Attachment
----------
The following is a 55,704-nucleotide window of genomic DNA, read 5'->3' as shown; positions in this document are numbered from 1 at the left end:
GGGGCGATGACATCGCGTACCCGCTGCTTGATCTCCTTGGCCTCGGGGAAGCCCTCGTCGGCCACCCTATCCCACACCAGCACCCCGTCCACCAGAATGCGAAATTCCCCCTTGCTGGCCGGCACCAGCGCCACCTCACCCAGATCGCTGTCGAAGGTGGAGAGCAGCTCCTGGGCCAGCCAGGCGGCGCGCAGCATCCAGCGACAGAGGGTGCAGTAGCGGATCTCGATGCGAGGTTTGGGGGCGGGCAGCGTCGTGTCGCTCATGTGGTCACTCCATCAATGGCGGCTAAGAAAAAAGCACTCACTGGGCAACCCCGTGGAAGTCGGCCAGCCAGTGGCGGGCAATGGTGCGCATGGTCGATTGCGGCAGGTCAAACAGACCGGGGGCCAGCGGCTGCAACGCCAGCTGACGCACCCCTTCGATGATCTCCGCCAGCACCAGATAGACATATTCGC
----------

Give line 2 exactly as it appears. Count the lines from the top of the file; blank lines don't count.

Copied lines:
GGGGCGATGACATCGCGTACCCGCTGCTTGATCTCCTTGGCCTCGGGGAAGCCCTCGTCGGCCACCCTATCCCACACCAGCACCCCGTCCACCAGAATGCGAAATTCCCCCTTGCTGGCCGGCACCAGCGCCACCTCACCCAGATCGCTGTCGAAGGTGGAGAGCAGCTCCTGGGCCAGCCAGGCGGCGCGCAGCATCCAGCGACAGAGGGTGCAGTAGCGGATCTCGATGCGAGGTTTGGGGGCGGGCAGCGTCGTGTCGCTCATGTGGTCACTCCATCAATGGCGGCTAAGAAAAAAGCACTCACTGGGCAACCCCGTGGAAGTCGGCCAGCCAGTGGCGGGCAATGGTGCGCATGGTCGATTGCGGCAGGTCAAACAGACCGGGGGCCAGCGGCTGCAACGCCAGCTGACGCACCCCTTCGATGATCTCCGCCAGCACCAGATAGACATATTCGC